Brexit cost to be higher for UK than EU: Barnier
Brexit is a "lose-lose" situation for both sides but the cost to the UK will be "substantially higher", European Union chief negotiator Michel Barnier has said.
The senior Brussels official warned that skills shortages could hit the NHS and dismissed the terms of Theresa May's plans for a comprehensive deal on financial services. But he insisted there was "no intention of discriminating against the UK" and London would remain a "global financial centre".
In a speech in Sofia, Bulgaria, he said: "Outside of the customs union and the single market, there can be no frictionless trade.
"Businesses will be faced with non-tariff barriers and border checks that do not exist today."
He added: "The situation would be made worse in a 'no deal' scenario, which would result in the return of tariffs, under WTO rules.
"So, Brexit will come at a cost. And this cost will be substantially higher for the UK than for the EU."
The EU accounted for around 50% of UK exports and imports, while the UK was only 7% of EU exports and 4% of imports - although Mr Barnier admitted some regions were "more exposed" than others. The "unavoidable friction and non-tariff barriers" after Brexit could lead some overseas firms investing in the UK to "rethink their business models", he said.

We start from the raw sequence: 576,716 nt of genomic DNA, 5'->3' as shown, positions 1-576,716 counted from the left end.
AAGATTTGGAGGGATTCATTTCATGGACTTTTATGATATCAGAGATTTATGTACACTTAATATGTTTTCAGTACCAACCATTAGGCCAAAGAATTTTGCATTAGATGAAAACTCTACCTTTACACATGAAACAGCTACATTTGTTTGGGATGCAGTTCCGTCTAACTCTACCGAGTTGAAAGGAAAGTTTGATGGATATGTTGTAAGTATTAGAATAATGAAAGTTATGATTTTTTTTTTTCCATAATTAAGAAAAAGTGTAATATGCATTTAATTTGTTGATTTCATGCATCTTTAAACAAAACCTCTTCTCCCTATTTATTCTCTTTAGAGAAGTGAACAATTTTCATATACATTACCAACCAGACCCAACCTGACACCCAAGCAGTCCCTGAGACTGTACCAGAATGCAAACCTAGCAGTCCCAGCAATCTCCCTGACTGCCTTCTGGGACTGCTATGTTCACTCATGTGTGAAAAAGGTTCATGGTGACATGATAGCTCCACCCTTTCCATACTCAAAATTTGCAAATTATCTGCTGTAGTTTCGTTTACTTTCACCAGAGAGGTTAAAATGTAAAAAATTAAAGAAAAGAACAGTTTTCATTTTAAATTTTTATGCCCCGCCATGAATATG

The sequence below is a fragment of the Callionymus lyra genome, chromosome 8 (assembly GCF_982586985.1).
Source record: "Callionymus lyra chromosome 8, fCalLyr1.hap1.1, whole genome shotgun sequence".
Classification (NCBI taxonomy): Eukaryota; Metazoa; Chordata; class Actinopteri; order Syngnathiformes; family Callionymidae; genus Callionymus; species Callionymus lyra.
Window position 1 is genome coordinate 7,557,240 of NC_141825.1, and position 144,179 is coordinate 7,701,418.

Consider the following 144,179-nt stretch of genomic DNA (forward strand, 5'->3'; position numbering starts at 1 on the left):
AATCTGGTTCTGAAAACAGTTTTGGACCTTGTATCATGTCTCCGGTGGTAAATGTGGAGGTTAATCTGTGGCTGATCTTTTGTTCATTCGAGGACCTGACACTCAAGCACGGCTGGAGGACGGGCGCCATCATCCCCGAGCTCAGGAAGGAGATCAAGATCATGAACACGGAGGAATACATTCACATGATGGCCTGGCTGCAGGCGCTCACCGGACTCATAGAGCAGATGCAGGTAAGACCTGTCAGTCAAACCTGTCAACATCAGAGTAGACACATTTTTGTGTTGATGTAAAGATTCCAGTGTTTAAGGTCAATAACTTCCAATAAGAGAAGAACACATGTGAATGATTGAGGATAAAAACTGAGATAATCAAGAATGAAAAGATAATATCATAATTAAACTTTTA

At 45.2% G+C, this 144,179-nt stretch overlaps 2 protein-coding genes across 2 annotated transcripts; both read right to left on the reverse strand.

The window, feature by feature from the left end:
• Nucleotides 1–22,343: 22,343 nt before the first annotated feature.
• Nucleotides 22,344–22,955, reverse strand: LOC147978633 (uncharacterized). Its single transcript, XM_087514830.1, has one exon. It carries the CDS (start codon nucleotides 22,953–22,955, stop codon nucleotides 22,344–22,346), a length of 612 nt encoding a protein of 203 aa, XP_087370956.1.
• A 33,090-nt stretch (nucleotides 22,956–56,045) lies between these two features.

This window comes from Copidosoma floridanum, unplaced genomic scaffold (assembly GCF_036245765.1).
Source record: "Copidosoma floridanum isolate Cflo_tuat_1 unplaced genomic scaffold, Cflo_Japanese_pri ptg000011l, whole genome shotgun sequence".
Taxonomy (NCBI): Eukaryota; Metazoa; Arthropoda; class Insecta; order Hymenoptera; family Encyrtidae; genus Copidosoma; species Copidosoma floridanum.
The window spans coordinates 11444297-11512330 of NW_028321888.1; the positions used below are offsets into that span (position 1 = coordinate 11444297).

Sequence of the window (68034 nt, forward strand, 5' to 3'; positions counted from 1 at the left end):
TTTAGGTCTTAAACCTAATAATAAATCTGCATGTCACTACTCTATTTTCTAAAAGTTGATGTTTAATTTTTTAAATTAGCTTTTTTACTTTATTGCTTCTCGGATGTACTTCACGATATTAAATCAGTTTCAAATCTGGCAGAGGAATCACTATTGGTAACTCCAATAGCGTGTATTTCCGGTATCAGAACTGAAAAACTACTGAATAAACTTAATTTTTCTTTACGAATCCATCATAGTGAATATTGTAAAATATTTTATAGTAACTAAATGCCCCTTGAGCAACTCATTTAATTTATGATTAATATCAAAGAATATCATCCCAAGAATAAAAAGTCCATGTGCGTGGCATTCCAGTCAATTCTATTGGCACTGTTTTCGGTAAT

In a warning about the ability to recruit workers for health and care roles, Mr Barnier said: "EU talent may find the UK to be a less attractive place. This could generate skills shortages, for instance in the health sector." Turning to financial services, Mr Barnier denied the suggestion the EU "desperately needs" the City of London.
He added that Mrs May had said the UK was not looking for "passporting", which gives financial services firms the automatic right to operate in the EU but wanted to retain the benefits of it. Mr Barnier said: "The EU understands that the UK does not want to become a 'rule-taker'. But the UK also needs to understand that the EU cannot accept mutual market access without the common safeguards that underpin it."
Trade body UK Finance's chief executive Stephen Jones said: "We believe a framework based on regulatory alignment and close supervisory cooperation can be developed to deliver the best outcome for both the EU and UK.